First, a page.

The egg ranch was very large where Cal State San Marcos is now. Some Russian families started it also Hollandia dairy, Dutch started it. No English spoken at first, they all learned very fast.and don’t forget the red barn, I think every child in San Marcos went there for dance, girl and Boy Scouts any time availability there would be a huge barbecue oh and let’s not forget the San Marcos cemetery ok only one more place the church that was originally on peco, now moved near the cemetery one more , San Marcos grocery, the only one on town for several years, I’m sure I can think of more let’s not forget Thibados lake or maybe not mention that. Yes it was a little bitty town but we had more fun than most. I lived there since the early 1950

  2. D. Kennedy says:

    Another resource would be the Rancho Guajome in Oceanside, built by Cave Couts in 1852. Its the largest standing original adobe in the US, I believe, and is open for self-guided tours. Lots of great information about the era. Nice, succinct history, thanks.

    • Laura Nelson says:

      I don’t know of any specific pictures, however, I know that both the San Marcos Historical Society and the Special Collections and Archives at CSUSM have photographs dealing with local history so they might be a couple of places to contact if you’re looking for photos.

    • Laura Nelson says:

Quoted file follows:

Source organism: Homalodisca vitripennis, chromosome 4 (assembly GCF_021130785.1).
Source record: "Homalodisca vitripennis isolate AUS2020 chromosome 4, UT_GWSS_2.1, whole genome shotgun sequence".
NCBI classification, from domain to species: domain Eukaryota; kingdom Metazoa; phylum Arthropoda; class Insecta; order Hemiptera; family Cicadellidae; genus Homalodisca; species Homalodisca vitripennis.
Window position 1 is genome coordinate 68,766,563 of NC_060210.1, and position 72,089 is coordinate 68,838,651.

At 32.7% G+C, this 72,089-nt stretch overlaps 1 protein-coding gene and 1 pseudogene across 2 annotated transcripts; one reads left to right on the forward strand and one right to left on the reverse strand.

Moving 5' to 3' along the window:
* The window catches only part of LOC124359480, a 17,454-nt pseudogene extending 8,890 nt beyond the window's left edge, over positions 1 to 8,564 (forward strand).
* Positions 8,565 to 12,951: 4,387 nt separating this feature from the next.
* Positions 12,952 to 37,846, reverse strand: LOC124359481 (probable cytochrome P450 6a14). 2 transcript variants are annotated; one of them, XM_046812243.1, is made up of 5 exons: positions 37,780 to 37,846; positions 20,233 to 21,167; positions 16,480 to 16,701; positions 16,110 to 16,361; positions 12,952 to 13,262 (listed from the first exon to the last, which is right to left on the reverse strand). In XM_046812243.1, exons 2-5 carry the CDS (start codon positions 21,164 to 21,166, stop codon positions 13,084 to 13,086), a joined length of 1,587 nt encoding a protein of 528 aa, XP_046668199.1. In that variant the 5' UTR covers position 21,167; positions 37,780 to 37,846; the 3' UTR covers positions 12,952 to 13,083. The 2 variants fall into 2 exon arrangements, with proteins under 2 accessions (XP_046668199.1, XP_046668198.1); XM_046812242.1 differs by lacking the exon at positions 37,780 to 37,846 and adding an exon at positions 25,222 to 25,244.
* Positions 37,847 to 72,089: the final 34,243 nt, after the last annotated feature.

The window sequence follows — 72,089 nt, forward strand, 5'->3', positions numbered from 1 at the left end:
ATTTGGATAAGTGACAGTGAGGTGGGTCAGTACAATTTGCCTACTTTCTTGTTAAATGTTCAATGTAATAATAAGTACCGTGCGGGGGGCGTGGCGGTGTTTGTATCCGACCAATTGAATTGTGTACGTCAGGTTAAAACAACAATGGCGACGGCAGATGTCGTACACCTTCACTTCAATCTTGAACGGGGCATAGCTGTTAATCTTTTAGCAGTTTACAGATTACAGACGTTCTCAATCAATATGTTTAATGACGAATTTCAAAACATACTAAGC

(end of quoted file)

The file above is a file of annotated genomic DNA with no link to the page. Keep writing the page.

Are you referring to San Marcos, California or San Marcos, Texas? I tried to find any references to slavery in both San Marcos, California and San Marcos, Texas, but most references I saw referred to Texas.

  3. Efrain Colima says:

    San Marcos has ties to rock n roll too. The song “Angel Baby” by Rosie and the Originals was recorded in San Marcos. Ike Turner from The Ike and Tina Revue owned a house in San Marcos as well, which is where he was found dead of an overdose.

  4. James E Johnson says:

    In the late 1950’s to mid 1960’s my step mom and husband started one of the first egg farm’s in San Marcos Ca when her husband died several year’s later she sold it, than later married my Dad who passed away in 1986 she passed away in Nov 2021 at 94 year’s old, i miss then both

  5. Kelly says:

    My first recollection of San Marcos is seeing fields and fields of crops with a two-lane road running between the fields. I was six years old and it was the early 1960s. We lived in vista which had a larger population than San Marcos and we settled in Escondido which was much more established. It had a mall with Walker Scott store. Jc Penny and Sears were on Grand and on 2nd (back then 2nd was another street). We would stop at cal state on our way home from church in esco to buy eggs Hahaha. We would buy 7 flats of eggs for one week. We were five siblings and ate hearty breakfasts.